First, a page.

Old Hollywood Songs: Over the Rainbow

Today's song is Over the Rainbow performed by Judy Garland in The Wizard of Oz (1939).

Over the Rainbow is probably the most famous song in old Hollywood history, but this lovely ballad that became Judy Garland's anthem almost wasn't included in The Wizard of Oz (1939).

The Wizard of Oz,  based on a children's novel by L. Frank Baum, was a prestige project for MGM, which was always the most luxe of the old Hollywood studios. MGM chief Louis B. Mayer liked to lavish money on prestigious spectacles that were both glamorous and wholesome, and Oz's combination of fantasy and feeling were just the thing for a musical adaptation.

Judy Garland and Terry, aka Toto, in a publicity still for The Wizard of Oz (1939).
MGM hired two young songwriters, Harold Arlen and E. Y. Harburg, to write the music for The Wizard of Oz, but the producers' original intention was to only have songs in the Oz section of the movie. Arlen and Harburg wrote an impressive series of operetta-style numbers for the Oz sequences ("Ding-Dong! The Witch is Dead;" "If I Only Had a Brain"), but Arthur Freed, an Oz associate producer who was also the songwriter of such popular hits as "Singin' in the Rain" and "You Are My Lucky Star," thought the movie needed a ballad as both a showcase for Garland and as a bridge between the Kansas and Oz sections of the movie.

Arlen, who composed the music for Oz, felt the pressure of Mayer's expectations, and he had a bad bout of writer's block until one evening he had a sudden inspiration will driving to the movie theater. He pulled over outside the Hollywood landmark, Schwab's Pharmacy and wrote the tune in about 15 minutes ."It was as if the Lord said "Well, here it is, now stop worrying about it" he remembered.  Arlen immediately shared the wistful melody with Harburg, who was the team's lyricist. Harburg always had the idea that the song should be about a rainbow -- he felt that a rainbow would be the only really colorful thing in Dorothy's drab existence -- but he couldn't find the right phrase for the first stanza of the song. He tried out "I'll go over the rainbow," "Someday over the rainbow," and "The other side of the rainbow" before coming up with the magic phrase, "Somewhere over the rainbow."

Still, not everyone at MGM immediately saw the magic in Over the Rainbow. Director Victor Fleming wanted it cut out because he thought it slowed down the movie, but Freed, Arlen, and Harburg put up a fight until the song was restored at the behest of Mayer himself.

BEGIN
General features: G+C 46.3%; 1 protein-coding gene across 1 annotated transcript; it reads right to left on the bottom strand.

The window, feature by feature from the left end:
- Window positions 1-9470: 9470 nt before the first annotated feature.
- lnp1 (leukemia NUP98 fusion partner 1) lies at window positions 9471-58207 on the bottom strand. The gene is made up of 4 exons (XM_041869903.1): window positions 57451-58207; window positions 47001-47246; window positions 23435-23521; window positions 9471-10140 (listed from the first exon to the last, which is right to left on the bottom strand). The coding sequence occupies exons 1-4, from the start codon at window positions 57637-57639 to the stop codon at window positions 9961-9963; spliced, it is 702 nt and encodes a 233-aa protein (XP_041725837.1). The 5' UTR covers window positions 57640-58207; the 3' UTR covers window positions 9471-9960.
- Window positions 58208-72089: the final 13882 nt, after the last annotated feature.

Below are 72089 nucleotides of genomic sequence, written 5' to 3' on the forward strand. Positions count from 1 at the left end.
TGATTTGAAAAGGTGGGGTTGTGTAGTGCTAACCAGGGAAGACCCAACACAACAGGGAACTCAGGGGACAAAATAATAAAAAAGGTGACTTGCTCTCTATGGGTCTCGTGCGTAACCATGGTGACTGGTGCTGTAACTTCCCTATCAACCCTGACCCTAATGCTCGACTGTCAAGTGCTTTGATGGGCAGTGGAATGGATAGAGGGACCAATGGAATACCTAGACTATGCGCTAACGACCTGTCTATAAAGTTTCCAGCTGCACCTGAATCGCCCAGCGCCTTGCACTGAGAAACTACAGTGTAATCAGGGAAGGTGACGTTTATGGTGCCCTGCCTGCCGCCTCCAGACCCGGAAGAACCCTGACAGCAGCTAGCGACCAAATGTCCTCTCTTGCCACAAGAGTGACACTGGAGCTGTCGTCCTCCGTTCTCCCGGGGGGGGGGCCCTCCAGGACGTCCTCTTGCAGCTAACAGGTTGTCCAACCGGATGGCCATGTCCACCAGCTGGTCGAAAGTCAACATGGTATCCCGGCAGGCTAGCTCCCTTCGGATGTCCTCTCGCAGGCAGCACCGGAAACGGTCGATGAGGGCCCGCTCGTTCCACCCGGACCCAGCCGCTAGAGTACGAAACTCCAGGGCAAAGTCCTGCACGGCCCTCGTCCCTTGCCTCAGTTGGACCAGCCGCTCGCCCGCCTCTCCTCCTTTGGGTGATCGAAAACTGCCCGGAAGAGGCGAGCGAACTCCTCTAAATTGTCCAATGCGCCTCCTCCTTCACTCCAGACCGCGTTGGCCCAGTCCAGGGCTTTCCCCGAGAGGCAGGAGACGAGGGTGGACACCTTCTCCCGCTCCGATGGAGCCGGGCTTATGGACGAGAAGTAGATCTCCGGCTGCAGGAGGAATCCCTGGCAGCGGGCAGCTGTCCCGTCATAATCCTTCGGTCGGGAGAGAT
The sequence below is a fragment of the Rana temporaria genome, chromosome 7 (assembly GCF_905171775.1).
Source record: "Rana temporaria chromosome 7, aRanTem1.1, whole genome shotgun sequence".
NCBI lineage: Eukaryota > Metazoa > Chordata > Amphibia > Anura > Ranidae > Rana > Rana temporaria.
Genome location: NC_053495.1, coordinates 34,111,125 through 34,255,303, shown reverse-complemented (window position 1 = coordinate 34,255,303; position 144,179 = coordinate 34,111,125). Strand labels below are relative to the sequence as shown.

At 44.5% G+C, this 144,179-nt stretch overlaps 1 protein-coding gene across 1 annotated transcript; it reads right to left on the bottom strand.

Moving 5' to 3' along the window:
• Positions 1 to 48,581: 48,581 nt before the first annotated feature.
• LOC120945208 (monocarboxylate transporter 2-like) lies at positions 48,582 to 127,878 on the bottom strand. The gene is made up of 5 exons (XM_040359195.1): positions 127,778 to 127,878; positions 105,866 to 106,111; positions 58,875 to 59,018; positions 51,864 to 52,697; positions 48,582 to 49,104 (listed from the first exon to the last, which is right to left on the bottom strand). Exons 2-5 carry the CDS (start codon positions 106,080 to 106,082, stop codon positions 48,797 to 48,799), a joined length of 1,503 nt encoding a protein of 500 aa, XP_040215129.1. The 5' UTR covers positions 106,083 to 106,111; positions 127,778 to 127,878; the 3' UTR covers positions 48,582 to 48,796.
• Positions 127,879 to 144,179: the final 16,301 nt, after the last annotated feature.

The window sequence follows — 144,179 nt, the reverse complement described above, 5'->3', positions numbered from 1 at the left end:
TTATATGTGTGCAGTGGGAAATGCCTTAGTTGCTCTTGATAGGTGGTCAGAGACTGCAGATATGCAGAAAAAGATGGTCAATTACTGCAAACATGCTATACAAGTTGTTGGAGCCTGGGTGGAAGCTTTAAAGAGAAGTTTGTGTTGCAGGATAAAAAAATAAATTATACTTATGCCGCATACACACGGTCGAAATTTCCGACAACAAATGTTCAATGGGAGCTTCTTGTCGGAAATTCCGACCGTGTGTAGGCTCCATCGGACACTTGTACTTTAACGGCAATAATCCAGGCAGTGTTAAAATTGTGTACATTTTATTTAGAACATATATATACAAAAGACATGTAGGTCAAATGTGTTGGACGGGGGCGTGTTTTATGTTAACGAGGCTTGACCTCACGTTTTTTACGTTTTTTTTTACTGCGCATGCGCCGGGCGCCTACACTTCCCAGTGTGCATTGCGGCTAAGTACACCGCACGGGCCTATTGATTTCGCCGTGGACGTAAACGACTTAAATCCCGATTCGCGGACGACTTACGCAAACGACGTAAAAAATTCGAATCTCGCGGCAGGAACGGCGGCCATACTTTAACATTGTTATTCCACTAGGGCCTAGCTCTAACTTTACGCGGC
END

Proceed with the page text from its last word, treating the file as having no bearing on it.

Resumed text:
Over the Rainbow was an immediate success. The song's wistful longing for happier times touched a chord with audiences who were struggling through the dark days of the Great Depression and the beginning of World War II. Garland recorded a successful version for Decca Records (clip below), and Arlen and Harburg received a much-deserved Academy Award for best song.

Over the Rainbow became a pop culture staple almost as soon as it was recorded. James Stewart warbles it in his Oscar-winning performance in The Philadelphia Story (clip below), and everyone from Frank Sinatra to Hawaiian singer Israel Kamakawiwo'ole have recorded their own versions.

However, Over the Rainbow has always been most closely associated with Garland. The song's heartfelt longing for "somewhere where there isn't any trouble" mirrored the tragedies and triumphs in Garland's own tumultuous life, and, although she performed the song thousands of times, neither she, nor her audiences, ever grew tired of it. "'Over the Rainbow' has become part of my life," Garland wrote in a letter to Arlen. "It's so symbolic of everybody's dreams and wishes that I'm sure that's why some people get tears in their eyes when they hear it. I've sung it thousands of times and it's still the song that's closest to my heart." The clip below shows Garland singing Over the Rainbow in a live television performance.

Arlen and Harburg's reminiscences about Over the Rainbow come from The Songs of Hollywood by Philip Furia and Laurie Patterson.

TCM will air The Wizard of Oz at 8 p.m. April 8. It is also available on DVD, Blu-ray, and video on demand. 

Next Friday, I'll look at "The Trolley Song" from Meet Me in St. Louis (1944).